Database giant Oracle this afternoon reported fiscal Q2 revenue just slightly above Wall Street's expectations, and profit per share that beat the average estimate by six cents a share, with results dominated by sales of subscriptions for cloud software. The company offered a revenue forecast in line with consensus.
The results sent Oracle stock down slightly in late trading.
Oracle's CEO, Safra Catz, said in prepared remarks that cloud subscription sales were the standout development of the quarter, as she had suggested they might be when Oracle reported in September.
"Our highly profitable multi-billion dollar Fusion and NetSuite Cloud ERP applications businesses grew revenue 33% and 21% respectively in Q2," said Catz.
Added Catz, "These two strategic cloud applications businesses are major contributors to Oracle's increased operating earnings and consistent earnings per share growth. We expect this rapid market share and revenue growth trend to continue as both Gartner and IDC rank Oracle's ERP suite number one in the cloud.""
Chief technology officer and chairman Larry Ellison in prepared remarks said that, "Oracle's Gen2 Cloud Infrastructure is adding customers and growing revenue at a rate well in excess of 100% per year."
Added Ellison, "Demand for our Gen2 Cloud Infrastructure is exceeding our plan and we are opening new datacenters as fast as we can. Oracle opened 13 additional regional datacenters in 2020 to bring our total to 29 regional datacenters worldwide, more than AWS."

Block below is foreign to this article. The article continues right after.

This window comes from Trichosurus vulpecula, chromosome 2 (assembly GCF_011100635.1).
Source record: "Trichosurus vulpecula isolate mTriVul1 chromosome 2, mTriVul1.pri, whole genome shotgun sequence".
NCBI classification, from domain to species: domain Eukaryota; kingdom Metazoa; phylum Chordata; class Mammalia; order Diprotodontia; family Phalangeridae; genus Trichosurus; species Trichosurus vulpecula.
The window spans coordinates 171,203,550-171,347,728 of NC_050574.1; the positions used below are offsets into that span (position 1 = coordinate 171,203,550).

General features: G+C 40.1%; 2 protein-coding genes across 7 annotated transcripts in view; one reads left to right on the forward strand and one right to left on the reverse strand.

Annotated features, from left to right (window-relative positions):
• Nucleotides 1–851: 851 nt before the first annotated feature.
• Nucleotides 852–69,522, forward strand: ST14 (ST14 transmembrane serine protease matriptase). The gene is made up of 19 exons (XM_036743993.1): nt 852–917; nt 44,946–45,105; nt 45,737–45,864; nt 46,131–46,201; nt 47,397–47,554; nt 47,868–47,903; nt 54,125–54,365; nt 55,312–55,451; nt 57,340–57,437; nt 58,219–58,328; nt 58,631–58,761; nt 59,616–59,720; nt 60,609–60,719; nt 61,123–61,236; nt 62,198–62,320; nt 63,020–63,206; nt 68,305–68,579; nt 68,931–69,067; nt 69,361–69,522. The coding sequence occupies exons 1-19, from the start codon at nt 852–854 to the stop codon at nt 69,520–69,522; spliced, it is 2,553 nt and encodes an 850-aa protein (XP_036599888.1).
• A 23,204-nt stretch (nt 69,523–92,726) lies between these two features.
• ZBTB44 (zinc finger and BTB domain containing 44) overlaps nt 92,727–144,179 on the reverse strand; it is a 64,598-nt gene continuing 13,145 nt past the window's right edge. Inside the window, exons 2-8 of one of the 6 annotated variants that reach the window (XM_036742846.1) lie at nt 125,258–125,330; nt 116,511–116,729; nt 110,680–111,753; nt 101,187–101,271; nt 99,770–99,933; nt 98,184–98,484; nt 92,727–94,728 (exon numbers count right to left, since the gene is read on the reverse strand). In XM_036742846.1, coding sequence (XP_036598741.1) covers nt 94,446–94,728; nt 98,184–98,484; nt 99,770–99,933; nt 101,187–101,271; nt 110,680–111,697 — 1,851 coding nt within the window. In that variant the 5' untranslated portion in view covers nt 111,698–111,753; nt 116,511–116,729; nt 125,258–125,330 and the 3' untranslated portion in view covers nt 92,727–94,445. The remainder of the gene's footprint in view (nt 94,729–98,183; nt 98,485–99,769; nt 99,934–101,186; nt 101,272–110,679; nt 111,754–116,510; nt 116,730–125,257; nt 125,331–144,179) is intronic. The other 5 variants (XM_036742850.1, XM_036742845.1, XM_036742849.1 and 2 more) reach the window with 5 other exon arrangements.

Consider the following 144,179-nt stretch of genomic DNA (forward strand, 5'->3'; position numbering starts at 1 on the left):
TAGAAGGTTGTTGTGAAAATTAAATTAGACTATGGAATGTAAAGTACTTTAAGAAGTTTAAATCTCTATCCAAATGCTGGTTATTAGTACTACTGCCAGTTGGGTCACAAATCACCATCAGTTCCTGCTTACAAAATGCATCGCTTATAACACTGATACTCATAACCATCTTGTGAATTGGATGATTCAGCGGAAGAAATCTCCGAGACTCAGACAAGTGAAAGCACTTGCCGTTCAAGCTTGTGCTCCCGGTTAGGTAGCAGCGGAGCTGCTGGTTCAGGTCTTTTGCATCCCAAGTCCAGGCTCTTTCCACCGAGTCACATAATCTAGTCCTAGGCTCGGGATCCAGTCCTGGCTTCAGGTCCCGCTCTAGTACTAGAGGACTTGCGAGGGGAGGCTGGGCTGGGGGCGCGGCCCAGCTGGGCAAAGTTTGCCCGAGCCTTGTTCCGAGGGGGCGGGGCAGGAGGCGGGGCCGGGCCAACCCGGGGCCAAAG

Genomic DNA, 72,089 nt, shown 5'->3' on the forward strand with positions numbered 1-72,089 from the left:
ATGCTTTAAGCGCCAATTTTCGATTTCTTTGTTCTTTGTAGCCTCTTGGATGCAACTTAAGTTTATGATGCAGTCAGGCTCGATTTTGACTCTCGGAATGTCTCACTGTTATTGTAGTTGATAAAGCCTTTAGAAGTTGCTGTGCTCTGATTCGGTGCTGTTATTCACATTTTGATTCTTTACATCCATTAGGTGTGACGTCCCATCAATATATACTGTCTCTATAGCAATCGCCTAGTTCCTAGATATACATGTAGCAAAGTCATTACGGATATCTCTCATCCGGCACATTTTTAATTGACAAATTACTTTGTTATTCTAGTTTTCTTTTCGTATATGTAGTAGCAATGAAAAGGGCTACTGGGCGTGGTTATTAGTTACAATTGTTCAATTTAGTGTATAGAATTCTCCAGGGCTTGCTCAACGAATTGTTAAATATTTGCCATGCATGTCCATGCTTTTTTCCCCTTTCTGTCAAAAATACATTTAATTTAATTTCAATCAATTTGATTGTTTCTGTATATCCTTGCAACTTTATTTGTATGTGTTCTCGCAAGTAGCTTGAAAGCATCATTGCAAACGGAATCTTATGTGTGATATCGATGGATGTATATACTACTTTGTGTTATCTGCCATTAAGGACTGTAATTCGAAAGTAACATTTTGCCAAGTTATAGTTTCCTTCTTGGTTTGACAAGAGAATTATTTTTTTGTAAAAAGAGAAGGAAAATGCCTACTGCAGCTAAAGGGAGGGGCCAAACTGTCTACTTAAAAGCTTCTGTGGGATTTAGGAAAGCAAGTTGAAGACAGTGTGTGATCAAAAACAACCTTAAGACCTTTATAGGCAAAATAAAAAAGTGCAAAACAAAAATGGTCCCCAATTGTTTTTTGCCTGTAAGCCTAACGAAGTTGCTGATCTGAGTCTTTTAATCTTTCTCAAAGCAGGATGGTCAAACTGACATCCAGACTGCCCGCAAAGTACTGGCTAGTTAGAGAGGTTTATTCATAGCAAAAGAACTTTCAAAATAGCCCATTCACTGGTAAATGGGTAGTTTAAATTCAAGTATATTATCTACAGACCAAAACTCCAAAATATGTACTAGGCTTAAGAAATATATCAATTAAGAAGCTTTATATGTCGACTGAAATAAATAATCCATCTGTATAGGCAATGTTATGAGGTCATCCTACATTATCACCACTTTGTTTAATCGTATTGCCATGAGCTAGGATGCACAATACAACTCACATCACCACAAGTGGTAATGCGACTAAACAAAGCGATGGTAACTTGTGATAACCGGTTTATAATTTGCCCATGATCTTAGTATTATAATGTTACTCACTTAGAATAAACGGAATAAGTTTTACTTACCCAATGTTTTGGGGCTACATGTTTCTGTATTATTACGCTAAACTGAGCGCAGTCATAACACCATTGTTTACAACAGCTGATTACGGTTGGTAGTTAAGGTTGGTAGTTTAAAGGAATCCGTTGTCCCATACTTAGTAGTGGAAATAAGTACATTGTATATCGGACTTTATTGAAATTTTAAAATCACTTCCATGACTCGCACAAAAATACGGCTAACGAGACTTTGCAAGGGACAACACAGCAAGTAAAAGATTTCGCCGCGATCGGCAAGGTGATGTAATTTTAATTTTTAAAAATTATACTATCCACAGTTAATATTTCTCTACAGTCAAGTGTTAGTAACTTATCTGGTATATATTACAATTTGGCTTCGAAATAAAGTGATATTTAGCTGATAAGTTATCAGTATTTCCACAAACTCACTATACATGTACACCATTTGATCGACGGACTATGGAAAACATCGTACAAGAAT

For the three months ended in November, revenue rose 2%, year over year, to $9.8 billion, yielding EPS of $1.06.
Analysts had been modeling $9.77 billion in revenue and $1 per share in earnings.
Oracle's revenue in its largest category of sales, Cloud services and license support, rose 4%, year over year, to $7.11 billion. That compares to a 2% rise in the prior quarter.
The company's Cloud license and on‐premise license revenue, consisting of transactions, meaning, deals for a license to software that close within the quarter, declined 3%, year over year, to $1.09 billion. That compares to a 9% rise in the prior quarter, when transactions dominated the company's business.
Oracle's hardware sales declined 3%, year over year, to $844 million, and its services sales declined 7%, year over year, to $752 million.
The company held a conference call this evening with stock analysts, starting at 5 pm. You can catch the remainder of that call on the company's investors relations Website.
For the current quarter ending in February, the company on that call forecast revenue to rise 2% to 4%. That is in line with analysts' average estimate for $9.93 billion in revenue, a 3.3% increase. The company sees revenue in a range of $1.09 to $1.30, ahead of consensus for $1.04.